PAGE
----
Country Maple Farms Shelburn MA Jim and Angel Bragdon
Dec 23, 2013

Making Maple Cream


We spent this last weekend making four batches of delicious maple cream.  Let me tell you all about it...

 

In order to make maple cream you have to have syrup that has the right invert sugars.  This is found in the Grade A Light syrup.  To figure out if you have the right invert sugars you have to do a little science experiment.  Below is a picture of two test tubes.  The test tube on the left is our control tube that is just water.  The test tube on the right is a syrup water solution.  You know if the syrup has the right invert sugars when the test tube on the right is blue like the test tube on the left.

If the syrup/water test tube is more green or a yellowish green it is not good for making maple cream or maple candy.  We were unable to use the syrup this test was done on.  It was not until we opened up a 31 gallon drum of syrup that we found some syrup with the right invert sugars.

The next step is to heat the syrup around 32 degrees above what water boils at.  This can flucate depending on the weather and the air pressure.  We use a giant pot to heat up the syrup.

In this big pot we put enough syrup in to be at the bottom of the indent.  Which, is about 1.5 - 2 gallons of syrup.  The first batch of syrup we accidently put waaaay to much syrup in the pot.  We had to stop heating up the syrup more than once so we could take some out.

The thing poking out of the pot is the thermometer we used.  It is an old school thermometer.  We've been meaning to get a candy thermometer but just keep forgetting.  This is what the thermometer looks like up close.

As you can see the temperature of the syrup was right at the cream level.  This thermometer is adjustable.  Like I said before water does not always boil at the same temperature every day.  As soon as I was done taking this picture Jim was taking the pot off the burner.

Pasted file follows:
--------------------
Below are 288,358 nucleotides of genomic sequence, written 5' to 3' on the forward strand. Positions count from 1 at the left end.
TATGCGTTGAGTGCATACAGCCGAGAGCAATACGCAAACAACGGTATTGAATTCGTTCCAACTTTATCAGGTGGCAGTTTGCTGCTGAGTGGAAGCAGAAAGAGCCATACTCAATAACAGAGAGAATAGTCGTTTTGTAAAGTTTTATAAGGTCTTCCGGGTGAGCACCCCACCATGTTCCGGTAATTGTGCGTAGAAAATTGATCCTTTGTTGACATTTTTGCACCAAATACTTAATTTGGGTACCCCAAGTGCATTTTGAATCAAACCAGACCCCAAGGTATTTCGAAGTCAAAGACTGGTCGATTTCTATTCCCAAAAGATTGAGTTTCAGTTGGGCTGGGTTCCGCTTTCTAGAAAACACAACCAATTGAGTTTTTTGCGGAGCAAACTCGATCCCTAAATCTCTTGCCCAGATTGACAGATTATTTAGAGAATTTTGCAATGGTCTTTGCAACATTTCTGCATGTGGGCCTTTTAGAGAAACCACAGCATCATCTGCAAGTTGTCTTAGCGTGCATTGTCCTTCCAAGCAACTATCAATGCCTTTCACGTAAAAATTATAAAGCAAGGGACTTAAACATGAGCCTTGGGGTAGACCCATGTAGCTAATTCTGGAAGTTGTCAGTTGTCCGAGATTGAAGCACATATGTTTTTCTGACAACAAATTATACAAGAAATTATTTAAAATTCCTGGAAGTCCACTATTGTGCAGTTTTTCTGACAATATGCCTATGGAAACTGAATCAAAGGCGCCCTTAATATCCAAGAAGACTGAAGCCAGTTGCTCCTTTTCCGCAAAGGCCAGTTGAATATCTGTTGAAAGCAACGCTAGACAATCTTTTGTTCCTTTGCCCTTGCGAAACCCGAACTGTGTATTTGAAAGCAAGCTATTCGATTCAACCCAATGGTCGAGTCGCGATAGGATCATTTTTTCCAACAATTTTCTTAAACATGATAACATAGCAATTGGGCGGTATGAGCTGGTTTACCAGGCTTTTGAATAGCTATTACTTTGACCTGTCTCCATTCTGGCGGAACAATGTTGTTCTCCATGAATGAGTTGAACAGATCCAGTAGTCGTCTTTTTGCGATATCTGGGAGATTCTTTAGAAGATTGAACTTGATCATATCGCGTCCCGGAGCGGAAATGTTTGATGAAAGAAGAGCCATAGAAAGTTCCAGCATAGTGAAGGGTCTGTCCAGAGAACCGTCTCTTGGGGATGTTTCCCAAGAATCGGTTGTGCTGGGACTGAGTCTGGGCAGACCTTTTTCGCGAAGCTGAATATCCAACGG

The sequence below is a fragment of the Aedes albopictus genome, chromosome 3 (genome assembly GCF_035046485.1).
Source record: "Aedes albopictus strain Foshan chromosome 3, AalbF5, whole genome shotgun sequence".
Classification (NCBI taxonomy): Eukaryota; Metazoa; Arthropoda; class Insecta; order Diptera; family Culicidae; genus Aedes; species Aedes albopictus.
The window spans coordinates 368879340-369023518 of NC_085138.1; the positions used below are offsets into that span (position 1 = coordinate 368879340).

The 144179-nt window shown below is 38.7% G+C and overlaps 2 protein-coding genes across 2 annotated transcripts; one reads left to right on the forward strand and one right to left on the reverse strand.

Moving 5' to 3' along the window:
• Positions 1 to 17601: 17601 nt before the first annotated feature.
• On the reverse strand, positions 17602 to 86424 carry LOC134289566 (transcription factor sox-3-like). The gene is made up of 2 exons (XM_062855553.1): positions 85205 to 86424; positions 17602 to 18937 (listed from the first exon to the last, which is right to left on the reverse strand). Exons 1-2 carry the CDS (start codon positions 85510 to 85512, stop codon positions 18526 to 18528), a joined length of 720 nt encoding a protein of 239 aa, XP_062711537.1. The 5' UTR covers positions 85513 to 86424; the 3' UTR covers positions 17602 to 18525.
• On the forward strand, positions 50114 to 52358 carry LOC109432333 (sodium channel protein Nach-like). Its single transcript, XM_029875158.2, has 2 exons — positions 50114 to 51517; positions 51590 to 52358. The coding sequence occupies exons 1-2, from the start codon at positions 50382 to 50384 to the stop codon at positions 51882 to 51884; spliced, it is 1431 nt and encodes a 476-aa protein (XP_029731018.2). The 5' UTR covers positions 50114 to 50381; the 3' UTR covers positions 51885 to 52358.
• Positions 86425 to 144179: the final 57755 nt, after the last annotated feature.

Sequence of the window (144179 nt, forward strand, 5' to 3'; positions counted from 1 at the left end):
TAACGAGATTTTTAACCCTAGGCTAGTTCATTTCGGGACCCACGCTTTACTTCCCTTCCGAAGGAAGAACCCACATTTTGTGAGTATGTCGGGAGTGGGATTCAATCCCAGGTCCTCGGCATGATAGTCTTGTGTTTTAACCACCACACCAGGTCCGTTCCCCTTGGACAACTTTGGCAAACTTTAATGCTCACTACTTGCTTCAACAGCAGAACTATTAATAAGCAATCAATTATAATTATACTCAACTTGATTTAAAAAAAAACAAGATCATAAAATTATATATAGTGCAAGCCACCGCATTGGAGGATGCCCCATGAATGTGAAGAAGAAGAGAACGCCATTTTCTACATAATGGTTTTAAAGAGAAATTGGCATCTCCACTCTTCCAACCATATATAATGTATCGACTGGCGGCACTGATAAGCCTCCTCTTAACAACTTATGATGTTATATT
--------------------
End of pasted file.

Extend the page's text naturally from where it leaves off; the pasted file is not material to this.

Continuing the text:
Once syrup is heated it needs to cool without being disturbed.  For the warmer days we created a way to cool the syrup using two rubber maid containers and a pump.  Since it has been cold outside, (although this weekend it was pretty warm out for December) we were able to leave the syrup to cool in the sugar house.  We did learn the hard way not to leave syrup too long cooling.  It crystalized and did not make good cream.  Here is a picture of cool syrup.

Once the syrup has cooled to about 70 degrees or colder it is time to put it in the cream machine.  I am very thankful for the cream machine.  I would not be able to stir this enough to turn it into cream.

I forgot to take a picture of our entire cream machine.  I got the following picture from Lapierre's website, which is a big maple company out of Canada.

You turn the machine on and pour in the cooled syrup.  The machine pushes the syrup up the tube and cycles it over and over.  This mixing of the cooled syrup turns it into cream.  I did make a short video of the to be cream coming out of the spout.

For some reason the cream looks really weird colored.  I think this is from the lights that are in the canning room.  Here is a picture while the machine was running.  Jim was holding the spatula I was using to stir it.  As the syrup is pulled through the machine it comes out a lighter color.  Over time it gets lighter and lighter.  In this picture you can see the different colors.

It takes about 10-15 minutes for the machine to turn the syrup into cream.  Once it is ready this machine has a handy little lever you just turn and out comes the cream.  In the picture of the machine it is the red handle at the bottom of the pipe.

We had an order of 8 Quarts for The Farm Table.  Here is a picture that shows the different sizes of cream containers we use.

The big white containers hold about five pounds of cream.  We also found that cream looks nice in mason jars.

Please let us know if you have any questions on our  page.  We would love to hear from you!

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